Jones I believe ended up at Ohio st. University not sure what happened after he got their though.
An interesting side not Jones maj. Mcknight 12-3 in the state Finales for his second title.
Jones was not an average wrestler his freshman year; even being undersized. He went 2-2 at states. and was 34-6 on the year.
Jermaine was 34-6 in a district that was just terrible. You are mistaken about states in 1999. In fact, Jermaine was 1-2 at states. Blown out twice and won one by forfeit. Not exactly a stellar performance.
The following December I saw him in a dual meet. He wrestled a kid who I coached in Youth wrestling - one of the poorest kids I ever coached, his lifetime record was far below .500. And yet Jermaine edged him out 2-1 in a boring match. Three months later Jermaine was a superstar.
What happened was his team got a new coach that year. This guy was a giant among men in HS but blew out his knee his senior year after taking 2nd at states as a soph and 1st as a Junior.
Glenn Koser transformed Jermaine Jones from an average wrestler to practically unbeatable. He totally changed his style - gave him some startling new moves, and instilled him with tremendous confidence.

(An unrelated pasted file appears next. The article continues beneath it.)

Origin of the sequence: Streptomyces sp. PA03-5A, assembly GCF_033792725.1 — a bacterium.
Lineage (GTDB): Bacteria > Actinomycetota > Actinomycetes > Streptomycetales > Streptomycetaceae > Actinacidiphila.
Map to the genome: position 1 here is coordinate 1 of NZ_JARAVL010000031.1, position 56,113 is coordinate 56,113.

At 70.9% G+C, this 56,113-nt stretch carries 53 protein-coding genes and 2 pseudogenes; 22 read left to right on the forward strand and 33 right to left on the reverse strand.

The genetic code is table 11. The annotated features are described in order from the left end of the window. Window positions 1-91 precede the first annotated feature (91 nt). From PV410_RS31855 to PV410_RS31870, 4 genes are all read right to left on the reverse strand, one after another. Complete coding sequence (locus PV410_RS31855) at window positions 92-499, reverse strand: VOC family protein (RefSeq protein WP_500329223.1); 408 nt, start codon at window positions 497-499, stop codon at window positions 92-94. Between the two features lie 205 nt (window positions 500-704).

Yes, Jones beat McKnight at states in the finals, 12-3.
And Jones started his senior year better than ever, but got sick in January and never recovered, though he did win Regionals (barely).
A kind of interesting aside: at states the next year (2003), Matt McKnight beat Brian Sellers of Pennsbury in the quarters. The score was tied with 10 seconds to go in the match. Sellers got a terrific reversal and had McKnight locked up - a sure win. BUT -- as Sellers was getting the reversal, the ref tripped over his own feet and fell on his butt. As he was falling he accidentally blew the whistle. The reversal was disallowed and McKnight went on to win in a tie-breaker, and then won states.
I also disagree that Jones was only an average wrestler his freshman year; he was just a very small 103 pounder who still qualified for states. Maybe the addition of that move elevated him to an "unbeatable" wrestler, but he was pretty good before it.
I'm not sure, but I would guess that we didn't hear from him in college because he was too small to be a D1 125 pounder.